Rowena Cory Daniells is an Australian fantasy author, whose most recent series, The Chronicles of King Rolen's Kin, is seeing a successive release of its three volumes throughout the summer. The first novel, The King's Bastard, has already been released and I've had the chance to read and review it (find the review here). I can safely say that it's a very enjoyable book and is sure to garner plenty more praise and attention, on top of what it already has. When I contacted her, Rowena Cory Daniells enthusiastically accepted my invitation to answer a few questions I had for her here on the blog. So below you'll find just that, the questions along with their gracious answers from Rowena. Enjoy.


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LEC Book Reviews: If you had to recount one analogy or story from your life that best describes you what would it be?


Rowena Cory Daniells: Gah. I hate talking about myself. (Maybe that describes me).


LBR: Different authors do it in different ways, how do you approach act of writing?

RCD: Jack London said - Don’t wait for creativity to come to you, go after it with a club!
Sigh. I wish I’d met him.

Seriously, I sit down at the computer and write. The rest of the time, my mind is circling stories, teasing out plot points and devising ways to make characters suffer. Sometimes, when I drive somewhere, I find myself arriving with no memory of how I got there. This is normal for a writer.


LBR: What, as a person and as a writer, drew you to the fantasy genre?

RCD: Isn’t the whole world a fantasy? We create it in our minds and when our created world doesn’t mesh with other people’s this is the source of social and national conflict?

Genre fantasy offers readers a world where one person can make a difference. It offers worlds where good triumphs over evil (in the end). In our real world terrorists, corrupt politicians and corporations put profit ahead of people - no wonder the fantasy genre is so popular.


LBR: For such a relatively small market, Australia has a very strong offering of science fiction and fantasy authors, yourself amongst them. Why do you think that is?

RCD: I really have no idea. I was thinking about this just the other day. It seems everyone I know is a writer or an aspiring writer. But when I told my skin specialist this, he said everyone he knew was a skin specialist. So it made me think that maybe my world view was skewed.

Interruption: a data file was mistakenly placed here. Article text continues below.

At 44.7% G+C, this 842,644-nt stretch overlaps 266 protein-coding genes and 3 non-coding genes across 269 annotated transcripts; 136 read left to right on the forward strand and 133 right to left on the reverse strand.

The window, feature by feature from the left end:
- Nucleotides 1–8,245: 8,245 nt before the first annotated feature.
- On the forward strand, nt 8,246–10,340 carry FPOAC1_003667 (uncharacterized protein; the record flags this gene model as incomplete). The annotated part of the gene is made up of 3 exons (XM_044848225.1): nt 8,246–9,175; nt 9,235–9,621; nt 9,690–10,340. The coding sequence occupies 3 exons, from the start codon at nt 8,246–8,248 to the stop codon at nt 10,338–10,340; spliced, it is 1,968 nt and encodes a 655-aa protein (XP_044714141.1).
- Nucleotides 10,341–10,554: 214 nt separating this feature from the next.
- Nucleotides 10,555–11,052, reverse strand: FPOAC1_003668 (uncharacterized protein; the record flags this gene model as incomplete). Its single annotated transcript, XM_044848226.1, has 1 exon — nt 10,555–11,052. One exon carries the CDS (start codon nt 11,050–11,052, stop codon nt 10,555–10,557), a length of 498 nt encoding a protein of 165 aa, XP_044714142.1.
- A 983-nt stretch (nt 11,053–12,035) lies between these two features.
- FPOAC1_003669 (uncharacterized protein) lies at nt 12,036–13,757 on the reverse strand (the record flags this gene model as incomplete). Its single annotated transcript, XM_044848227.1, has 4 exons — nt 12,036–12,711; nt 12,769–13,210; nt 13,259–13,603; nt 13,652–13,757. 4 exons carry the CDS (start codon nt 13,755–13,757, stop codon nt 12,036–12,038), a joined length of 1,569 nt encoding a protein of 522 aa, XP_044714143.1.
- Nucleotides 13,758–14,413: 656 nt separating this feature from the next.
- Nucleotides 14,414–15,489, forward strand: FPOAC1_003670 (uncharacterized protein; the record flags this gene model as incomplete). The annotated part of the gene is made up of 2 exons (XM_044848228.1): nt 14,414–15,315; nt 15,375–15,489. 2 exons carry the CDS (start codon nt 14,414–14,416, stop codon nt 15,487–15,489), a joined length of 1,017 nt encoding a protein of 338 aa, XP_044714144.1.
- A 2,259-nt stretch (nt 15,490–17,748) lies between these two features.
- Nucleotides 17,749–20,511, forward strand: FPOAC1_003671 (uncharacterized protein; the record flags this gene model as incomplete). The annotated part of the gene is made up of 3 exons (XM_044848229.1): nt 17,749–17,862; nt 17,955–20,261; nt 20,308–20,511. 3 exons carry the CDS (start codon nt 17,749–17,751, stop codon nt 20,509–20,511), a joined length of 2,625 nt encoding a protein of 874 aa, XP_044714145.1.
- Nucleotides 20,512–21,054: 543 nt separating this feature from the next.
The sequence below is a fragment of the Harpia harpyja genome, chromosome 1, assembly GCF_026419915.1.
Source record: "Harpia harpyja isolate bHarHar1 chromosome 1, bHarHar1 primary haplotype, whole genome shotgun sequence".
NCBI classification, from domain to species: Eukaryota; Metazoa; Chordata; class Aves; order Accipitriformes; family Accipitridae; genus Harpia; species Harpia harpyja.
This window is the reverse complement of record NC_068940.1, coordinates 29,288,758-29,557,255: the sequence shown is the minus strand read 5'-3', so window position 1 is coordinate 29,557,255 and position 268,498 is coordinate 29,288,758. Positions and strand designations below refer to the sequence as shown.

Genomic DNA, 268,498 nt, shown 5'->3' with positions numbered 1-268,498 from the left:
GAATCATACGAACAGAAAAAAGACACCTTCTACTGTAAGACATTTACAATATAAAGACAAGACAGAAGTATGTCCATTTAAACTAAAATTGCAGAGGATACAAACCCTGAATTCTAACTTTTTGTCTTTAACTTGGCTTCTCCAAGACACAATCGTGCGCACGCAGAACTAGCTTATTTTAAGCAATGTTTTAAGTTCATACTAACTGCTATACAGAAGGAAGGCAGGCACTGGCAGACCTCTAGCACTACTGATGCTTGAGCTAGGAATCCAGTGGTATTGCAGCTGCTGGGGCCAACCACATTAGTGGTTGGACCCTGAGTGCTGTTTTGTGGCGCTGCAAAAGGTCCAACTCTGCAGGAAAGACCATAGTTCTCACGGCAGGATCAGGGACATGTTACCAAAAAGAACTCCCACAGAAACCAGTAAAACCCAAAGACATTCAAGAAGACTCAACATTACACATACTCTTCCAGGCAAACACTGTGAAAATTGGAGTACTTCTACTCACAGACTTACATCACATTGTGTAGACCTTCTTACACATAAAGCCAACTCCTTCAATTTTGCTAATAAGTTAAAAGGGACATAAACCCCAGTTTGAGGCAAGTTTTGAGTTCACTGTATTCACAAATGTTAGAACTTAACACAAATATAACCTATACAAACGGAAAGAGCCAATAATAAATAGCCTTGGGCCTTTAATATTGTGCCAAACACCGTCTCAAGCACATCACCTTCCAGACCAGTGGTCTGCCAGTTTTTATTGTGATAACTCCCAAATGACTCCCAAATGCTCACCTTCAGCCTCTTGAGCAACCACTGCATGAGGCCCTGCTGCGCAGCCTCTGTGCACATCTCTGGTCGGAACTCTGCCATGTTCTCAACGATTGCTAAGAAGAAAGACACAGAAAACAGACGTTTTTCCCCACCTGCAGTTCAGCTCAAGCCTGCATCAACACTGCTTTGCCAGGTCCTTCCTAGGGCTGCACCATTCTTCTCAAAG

Your profile is rather cryptic so I can’t tell where you come from. I gather you are US or UK based and your observation- for a country with a population of 20 million, Australia bats above its weight in the speculative fiction genres – backs up mine. This brings me back to the question, why does Australia have so many writers of speculative fiction?

Maybe it is because we are a young country with just over 200 years of European settlement, so we feel displaced from our roots. At the same time the continent is one of the oldest and our Indigenous people have been here 50,000 years, so there is the great sense of time and unwritten history. Perhaps we feel the need to tell stories to explore this dichotomy and speculative fiction is the most freeing of all genres. By denaturalizing the everyday world we free ourselves from the constraints of culture and time and can explore the human condition. (We can tell lies to explore inner truths. I plan to do a blog post about this soon. It’s been on my mind).


LBR: What were your intentions when you first began to work on the King’s Bastard and The Chronicles of King Rolen’s Kin?

RCD: An easy question at last!

I set out to write the kind of books that I love, rollicking fantasy reads. I set out to write books that you reward yourself with on a Saturday afternoon, when you’ve had a tough week at work.


LBR: What made you decide to make The King’s Bastard and its sequels about a single family, as singular and captivating as it may be?

RCD: The characters just came to me and I went along for the ride. I was telling my students this (I teach narrative) and one of them put up his hand and said ‘Ah, Miss, you know they’re not real’. But the characters are real to me while I’m writing them.